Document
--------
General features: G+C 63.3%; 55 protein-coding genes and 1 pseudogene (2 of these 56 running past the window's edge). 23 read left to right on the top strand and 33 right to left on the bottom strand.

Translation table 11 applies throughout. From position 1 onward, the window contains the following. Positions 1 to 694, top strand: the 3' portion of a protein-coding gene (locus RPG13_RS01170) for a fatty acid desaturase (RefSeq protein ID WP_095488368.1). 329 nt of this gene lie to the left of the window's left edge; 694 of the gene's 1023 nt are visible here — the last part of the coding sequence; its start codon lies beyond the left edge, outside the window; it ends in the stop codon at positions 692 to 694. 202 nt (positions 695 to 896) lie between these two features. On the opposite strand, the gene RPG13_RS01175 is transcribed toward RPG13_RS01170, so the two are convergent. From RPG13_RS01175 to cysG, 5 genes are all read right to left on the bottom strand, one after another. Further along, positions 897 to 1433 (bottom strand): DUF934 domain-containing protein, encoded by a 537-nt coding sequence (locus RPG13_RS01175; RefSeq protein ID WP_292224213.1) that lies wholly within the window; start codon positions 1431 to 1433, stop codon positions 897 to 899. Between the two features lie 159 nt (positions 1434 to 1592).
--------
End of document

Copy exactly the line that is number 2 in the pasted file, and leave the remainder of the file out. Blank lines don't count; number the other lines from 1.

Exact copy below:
Translation table 11 applies throughout. From position 1 onward, the window contains the following. Positions 1 to 694, top strand: the 3' portion of a protein-coding gene (locus RPG13_RS01170) for a fatty acid desaturase (RefSeq protein ID WP_095488368.1). 329 nt of this gene lie to the left of the window's left edge; 694 of the gene's 1023 nt are visible here — the last part of the coding sequence; its start codon lies beyond the left edge, outside the window; it ends in the stop codon at positions 692 to 694. 202 nt (positions 695 to 896) lie between these two features. On the opposite strand, the gene RPG13_RS01175 is transcribed toward RPG13_RS01170, so the two are convergent. From RPG13_RS01175 to cysG, 5 genes are all read right to left on the bottom strand, one after another. Further along, positions 897 to 1433 (bottom strand): DUF934 domain-containing protein, encoded by a 537-nt coding sequence (locus RPG13_RS01175; RefSeq protein ID WP_292224213.1) that lies wholly within the window; start codon positions 1431 to 1433, stop codon positions 897 to 899. Between the two features lie 159 nt (positions 1434 to 1592).